October 30, 2018
Ian Crossfield, Massachusetts Institute of Technology
Abstract: Extrasolar planets and cool stars emit most of their light beyond the range of standard optical observations. These objects are often best studied using infrared spectroscopy. I will present recent results from my group on two topics: space-based IR spectroscopy of exoplanet atmospheres, and ground-based, high-resolution spectroscopy of both planets and stars. I will also conclude with a brief discussing of how future IR-optimized observatories will also enable exciting new science in these areas.
November 6, 2018
Prineha Narang, Harvard University
Abstract: Exciting discoveries during the past few decades in quantum science and technology have brought us to this next step in the quantum revolution: the ability to fabricate, image and measure materials and their properties at the level of single atoms is almost within our grasp. Yet, at the most fundamental level a tractable quantum mechanical description and understanding of these materials does not exist. The physics of quantum materials is rich with spectacular excited-state and non-equilibrium effects, but many of these phenomena remain poorly understood and consequently technologically unexplored. Therefore, my research focuses on understanding how quantum-engineered materials behave, particularly away from equilibrium, and how we can harness these effects for technologies of the future. I will present my approach, from a theoretical and computational standpoint, in this seminar. Electron-photon, electron-electron as well as electron-phonon dynamics and far-from-equilibrium transport are critical to describe ultrafast and excited-state interactions in materials. Ab initio descriptions of phonons are essential to capture both excitation and loss (decoherence) mechanisms, and are challenging to incorporate directly in calculations due to a large mismatch in energy scales between electrons and phonons. I will show results using a new theoretical method we have developed to calculate arbitrary electron-phonon and electron-optical interactions in a Feynman diagram many-body framework integrated with a nonequilibrium carrier transport method. Further, I will discuss a new formalism at the intersection of cavity quantum-electrodynamics and electronic structure methods, quantum-electrodynamical density functional theory (QEDFT), to treat electrons and photons on the same quantized footing. I will demonstrate how these ab initio techniques can guide the search for relevant quantum properties in 2D and 3D materials, including new quantum emitters. In the second part of the seminar, I will show recent results using newly developed theoretical methods to evaluate the linear optical properties of low dimensional and heterostructured quantum materials. Further I will discuss how we extend these methods as a computational probe of hydrodynamic materials, for which electronic transport behaves according to the laws of hydrodynamics over conventional scattering descriptions. Finally, I will discuss the linear and nonlinear optical properties of these hydrodynamic and other similar Dirac and Weyl compounds to better understand the effect of linear dispersion on overall transport and optical properties.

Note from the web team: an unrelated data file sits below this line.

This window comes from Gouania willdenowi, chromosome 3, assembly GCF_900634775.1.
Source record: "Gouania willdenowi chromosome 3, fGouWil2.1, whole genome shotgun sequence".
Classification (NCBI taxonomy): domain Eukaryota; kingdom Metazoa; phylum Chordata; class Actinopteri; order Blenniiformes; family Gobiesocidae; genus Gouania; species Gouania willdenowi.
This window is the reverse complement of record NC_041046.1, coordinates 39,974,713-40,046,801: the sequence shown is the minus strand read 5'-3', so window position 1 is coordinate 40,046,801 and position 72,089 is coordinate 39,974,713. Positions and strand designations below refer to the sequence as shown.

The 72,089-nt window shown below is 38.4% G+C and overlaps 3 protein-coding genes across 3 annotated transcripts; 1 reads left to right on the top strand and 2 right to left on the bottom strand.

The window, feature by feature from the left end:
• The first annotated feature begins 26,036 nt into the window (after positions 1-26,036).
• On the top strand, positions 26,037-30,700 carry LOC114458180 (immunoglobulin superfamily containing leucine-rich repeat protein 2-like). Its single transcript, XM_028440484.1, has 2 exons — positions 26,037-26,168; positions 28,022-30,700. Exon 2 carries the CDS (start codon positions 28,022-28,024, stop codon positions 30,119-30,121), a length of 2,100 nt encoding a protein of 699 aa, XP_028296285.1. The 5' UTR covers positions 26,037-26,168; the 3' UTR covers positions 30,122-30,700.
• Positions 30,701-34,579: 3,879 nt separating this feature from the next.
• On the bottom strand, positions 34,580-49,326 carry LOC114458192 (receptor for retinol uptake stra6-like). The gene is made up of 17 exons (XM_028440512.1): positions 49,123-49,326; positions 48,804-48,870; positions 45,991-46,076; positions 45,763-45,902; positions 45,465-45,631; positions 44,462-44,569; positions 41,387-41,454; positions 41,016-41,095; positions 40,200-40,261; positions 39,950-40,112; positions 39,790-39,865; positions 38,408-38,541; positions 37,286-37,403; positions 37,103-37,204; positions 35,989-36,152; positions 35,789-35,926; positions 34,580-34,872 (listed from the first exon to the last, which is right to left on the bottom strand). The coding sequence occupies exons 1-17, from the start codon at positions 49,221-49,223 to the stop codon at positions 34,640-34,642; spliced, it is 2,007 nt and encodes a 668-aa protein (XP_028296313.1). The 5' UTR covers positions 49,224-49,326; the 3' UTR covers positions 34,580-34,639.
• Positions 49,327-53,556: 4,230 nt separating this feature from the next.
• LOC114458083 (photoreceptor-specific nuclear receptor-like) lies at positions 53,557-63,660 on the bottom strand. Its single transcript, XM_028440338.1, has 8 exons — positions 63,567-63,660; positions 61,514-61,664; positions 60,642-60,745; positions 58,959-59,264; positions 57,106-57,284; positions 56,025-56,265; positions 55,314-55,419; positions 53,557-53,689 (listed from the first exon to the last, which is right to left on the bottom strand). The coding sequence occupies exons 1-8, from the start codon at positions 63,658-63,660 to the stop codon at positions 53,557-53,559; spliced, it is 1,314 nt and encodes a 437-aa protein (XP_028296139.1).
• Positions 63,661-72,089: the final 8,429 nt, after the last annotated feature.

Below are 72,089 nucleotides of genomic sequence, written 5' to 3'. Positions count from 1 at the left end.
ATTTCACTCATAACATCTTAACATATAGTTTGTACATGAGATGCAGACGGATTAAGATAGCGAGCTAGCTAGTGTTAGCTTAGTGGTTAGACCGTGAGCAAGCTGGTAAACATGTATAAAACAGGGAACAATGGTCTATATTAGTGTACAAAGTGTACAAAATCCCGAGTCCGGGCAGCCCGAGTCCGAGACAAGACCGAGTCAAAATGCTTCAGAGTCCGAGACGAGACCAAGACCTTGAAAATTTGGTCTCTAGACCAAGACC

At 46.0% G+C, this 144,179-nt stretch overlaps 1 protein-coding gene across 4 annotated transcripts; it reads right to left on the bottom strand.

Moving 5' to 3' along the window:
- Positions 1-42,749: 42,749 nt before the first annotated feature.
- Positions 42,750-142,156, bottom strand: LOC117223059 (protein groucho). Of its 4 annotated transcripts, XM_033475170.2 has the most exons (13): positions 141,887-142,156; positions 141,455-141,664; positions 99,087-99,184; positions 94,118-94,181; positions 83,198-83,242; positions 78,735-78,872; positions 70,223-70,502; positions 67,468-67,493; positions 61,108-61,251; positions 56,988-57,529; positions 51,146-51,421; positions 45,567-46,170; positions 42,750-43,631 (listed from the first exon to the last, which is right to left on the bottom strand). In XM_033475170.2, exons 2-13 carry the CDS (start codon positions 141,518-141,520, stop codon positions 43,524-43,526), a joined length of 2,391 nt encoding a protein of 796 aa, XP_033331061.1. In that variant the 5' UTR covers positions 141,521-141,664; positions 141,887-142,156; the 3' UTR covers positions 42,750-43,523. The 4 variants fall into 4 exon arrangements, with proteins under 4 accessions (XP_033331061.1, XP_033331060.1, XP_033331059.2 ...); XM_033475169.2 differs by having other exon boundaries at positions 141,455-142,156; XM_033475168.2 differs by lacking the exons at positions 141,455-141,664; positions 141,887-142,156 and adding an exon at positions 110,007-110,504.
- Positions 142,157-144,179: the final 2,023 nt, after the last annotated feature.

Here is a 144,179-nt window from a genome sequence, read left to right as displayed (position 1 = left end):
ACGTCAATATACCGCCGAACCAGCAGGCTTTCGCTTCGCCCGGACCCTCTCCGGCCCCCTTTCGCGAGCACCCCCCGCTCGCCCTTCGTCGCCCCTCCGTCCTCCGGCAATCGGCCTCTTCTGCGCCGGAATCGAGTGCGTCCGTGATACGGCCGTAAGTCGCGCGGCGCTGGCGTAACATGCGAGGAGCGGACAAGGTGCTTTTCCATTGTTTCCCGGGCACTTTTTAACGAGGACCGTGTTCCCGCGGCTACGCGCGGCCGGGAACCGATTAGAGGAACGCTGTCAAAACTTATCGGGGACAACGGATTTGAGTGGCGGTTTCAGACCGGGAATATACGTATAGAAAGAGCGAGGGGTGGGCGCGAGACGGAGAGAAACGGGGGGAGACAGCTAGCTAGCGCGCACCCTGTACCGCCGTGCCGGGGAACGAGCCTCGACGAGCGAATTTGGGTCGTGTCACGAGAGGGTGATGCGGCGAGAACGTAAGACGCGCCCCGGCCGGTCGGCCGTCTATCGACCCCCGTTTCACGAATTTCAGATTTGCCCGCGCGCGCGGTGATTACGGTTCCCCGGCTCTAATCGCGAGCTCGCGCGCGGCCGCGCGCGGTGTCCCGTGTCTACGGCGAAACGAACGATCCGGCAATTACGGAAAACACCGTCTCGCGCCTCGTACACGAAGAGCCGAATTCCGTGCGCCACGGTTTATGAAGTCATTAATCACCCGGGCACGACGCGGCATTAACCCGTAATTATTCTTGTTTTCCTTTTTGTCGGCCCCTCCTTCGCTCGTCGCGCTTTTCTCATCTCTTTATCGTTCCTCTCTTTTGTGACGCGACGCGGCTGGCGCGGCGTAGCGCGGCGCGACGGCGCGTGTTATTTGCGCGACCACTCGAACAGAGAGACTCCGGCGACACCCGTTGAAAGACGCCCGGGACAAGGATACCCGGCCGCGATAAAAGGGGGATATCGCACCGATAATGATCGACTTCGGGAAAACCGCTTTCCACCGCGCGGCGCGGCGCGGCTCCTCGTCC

Nov. 13–Nov. 15, 2018
Spencer Bloch, Yau Mathematical Sciences Center, Tsinghua UniversityMore information
November 27, 2018
John Wilmes, Brandeis University
Abstract: In joint work with Santosh Vempala, we study the complexity of training neural network models with one hidden nonlinear activation layer and an output weighted sum layer. We obtain essentially matching upper and lower bounds. We begin with the observation that the concepts computed by simple neural networks are well-approximated by low-degree polynomials when inputs are drawn uniformly from the sphere, so regression problems for data labelled by an unknown neural network can be captured by agnostic polynomial learning. We give an agnostic learning guarantee for training neural networks via gradient descent, establishing convergence within error ϵ of the optimum when the number of gates, samples, and iterations are all bounded by nO(k) log(1/ε) for concepts approximated by degree-k polynomials. On the other hand, any statistical query algorithm (including gradient descent in its many variations) requires nΩ(k) queries for the same problem.
December 11, 2018
Gabriel Redner, Google
Host: Michael Hagan
Biography: Since completing his PhD in Physics at Brandeis in 2015, Gabriel has worked as a Software Engineer at Google, focusing on networking infrastructure and security.
Abstract: The internet is many contradictory things: complex yet fundamentally simple, indispensable yet dangerous, easy to use but hard to understand. Or is it? In this talk, I'll work to demystify what happens under the hood of the global internet, and show how just as in physics, complex behaviors rest on simple foundations. I'll also discuss how my career has taken me from physics to software engineering and back again, and then back again.